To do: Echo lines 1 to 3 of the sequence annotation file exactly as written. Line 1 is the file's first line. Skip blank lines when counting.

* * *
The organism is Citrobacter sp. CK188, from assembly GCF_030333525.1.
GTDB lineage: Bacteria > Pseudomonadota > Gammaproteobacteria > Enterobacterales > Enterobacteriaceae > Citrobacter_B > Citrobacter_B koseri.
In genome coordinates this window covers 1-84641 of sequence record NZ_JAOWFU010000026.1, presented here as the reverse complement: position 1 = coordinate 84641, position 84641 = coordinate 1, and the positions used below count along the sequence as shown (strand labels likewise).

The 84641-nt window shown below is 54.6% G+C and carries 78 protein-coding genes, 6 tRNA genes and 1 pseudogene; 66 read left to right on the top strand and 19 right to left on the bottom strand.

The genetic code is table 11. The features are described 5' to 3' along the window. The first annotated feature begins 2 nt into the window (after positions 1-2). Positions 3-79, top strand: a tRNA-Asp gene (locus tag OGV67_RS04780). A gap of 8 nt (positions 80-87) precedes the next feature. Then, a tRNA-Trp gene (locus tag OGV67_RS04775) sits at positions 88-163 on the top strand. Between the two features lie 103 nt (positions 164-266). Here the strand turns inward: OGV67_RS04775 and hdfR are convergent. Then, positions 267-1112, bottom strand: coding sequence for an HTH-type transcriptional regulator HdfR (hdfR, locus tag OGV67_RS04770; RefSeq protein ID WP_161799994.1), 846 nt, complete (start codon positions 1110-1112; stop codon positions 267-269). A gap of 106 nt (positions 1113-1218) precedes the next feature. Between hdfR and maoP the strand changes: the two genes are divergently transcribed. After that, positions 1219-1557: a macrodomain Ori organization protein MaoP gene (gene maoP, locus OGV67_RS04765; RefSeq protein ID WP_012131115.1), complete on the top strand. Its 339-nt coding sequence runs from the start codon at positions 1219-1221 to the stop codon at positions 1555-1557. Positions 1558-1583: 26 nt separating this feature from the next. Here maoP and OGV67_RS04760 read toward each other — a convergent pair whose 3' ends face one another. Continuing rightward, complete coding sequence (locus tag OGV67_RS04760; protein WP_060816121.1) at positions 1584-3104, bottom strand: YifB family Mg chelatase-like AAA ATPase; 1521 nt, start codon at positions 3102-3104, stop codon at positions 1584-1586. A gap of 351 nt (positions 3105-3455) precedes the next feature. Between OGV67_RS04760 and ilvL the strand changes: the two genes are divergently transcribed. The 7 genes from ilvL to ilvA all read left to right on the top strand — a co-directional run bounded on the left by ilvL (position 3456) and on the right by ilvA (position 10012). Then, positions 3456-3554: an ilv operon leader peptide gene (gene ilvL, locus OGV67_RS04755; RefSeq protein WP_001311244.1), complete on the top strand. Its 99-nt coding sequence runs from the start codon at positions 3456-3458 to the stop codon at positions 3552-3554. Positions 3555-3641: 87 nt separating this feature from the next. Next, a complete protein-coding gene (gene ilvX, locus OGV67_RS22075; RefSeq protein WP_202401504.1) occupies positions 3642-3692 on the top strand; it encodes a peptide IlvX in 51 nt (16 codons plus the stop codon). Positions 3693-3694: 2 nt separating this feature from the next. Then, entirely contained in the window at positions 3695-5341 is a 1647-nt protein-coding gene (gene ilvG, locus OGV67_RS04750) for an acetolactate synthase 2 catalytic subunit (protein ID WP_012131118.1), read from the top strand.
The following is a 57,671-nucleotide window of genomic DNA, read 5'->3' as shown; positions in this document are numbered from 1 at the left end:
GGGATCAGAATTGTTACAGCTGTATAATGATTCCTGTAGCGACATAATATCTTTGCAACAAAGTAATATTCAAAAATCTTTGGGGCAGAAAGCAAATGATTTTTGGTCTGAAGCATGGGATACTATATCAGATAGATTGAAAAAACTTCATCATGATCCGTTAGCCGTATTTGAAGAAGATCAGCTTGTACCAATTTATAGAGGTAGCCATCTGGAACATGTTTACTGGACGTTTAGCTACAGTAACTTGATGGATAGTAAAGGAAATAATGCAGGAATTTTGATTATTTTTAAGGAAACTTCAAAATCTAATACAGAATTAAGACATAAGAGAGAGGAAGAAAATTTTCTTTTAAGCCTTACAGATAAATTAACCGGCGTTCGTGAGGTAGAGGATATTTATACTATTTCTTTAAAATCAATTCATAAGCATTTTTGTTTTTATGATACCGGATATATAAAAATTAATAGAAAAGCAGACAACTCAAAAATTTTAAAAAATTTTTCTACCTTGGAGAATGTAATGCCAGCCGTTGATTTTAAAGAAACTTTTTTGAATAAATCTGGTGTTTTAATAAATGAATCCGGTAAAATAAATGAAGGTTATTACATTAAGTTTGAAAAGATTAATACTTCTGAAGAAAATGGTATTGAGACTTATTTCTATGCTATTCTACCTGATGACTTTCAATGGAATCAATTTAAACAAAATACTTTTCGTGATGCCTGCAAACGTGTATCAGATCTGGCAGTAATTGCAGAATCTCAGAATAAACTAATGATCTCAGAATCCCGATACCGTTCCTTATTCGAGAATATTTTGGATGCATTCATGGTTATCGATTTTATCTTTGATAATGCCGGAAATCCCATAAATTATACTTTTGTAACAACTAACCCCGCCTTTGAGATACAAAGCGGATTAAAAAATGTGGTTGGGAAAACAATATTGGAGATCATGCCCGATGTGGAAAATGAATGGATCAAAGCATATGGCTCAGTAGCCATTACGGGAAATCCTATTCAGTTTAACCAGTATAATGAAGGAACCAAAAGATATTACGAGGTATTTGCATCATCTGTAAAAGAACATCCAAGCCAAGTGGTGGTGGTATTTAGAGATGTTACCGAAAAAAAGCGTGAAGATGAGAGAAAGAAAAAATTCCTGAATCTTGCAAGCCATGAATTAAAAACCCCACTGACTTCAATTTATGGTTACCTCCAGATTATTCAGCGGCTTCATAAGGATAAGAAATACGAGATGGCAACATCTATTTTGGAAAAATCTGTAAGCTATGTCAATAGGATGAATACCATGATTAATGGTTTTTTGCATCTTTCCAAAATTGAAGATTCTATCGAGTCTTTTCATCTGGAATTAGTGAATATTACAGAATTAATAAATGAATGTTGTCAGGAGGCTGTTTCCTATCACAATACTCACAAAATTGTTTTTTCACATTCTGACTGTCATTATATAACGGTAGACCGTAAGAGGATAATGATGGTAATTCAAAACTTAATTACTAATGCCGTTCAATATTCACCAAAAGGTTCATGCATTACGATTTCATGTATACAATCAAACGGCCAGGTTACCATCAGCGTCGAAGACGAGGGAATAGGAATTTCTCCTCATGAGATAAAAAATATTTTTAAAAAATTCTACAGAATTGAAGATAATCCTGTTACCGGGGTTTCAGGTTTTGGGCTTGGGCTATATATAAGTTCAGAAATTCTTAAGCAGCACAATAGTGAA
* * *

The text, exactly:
The organism is Citrobacter sp. CK188, from assembly GCF_030333525.1.
GTDB lineage: Bacteria > Pseudomonadota > Gammaproteobacteria > Enterobacterales > Enterobacteriaceae > Citrobacter_B > Citrobacter_B koseri.
In genome coordinates this window covers 1-84641 of sequence record NZ_JAOWFU010000026.1, presented here as the reverse complement: position 1 = coordinate 84641, position 84641 = coordinate 1, and the positions used below count along the sequence as shown (strand labels likewise).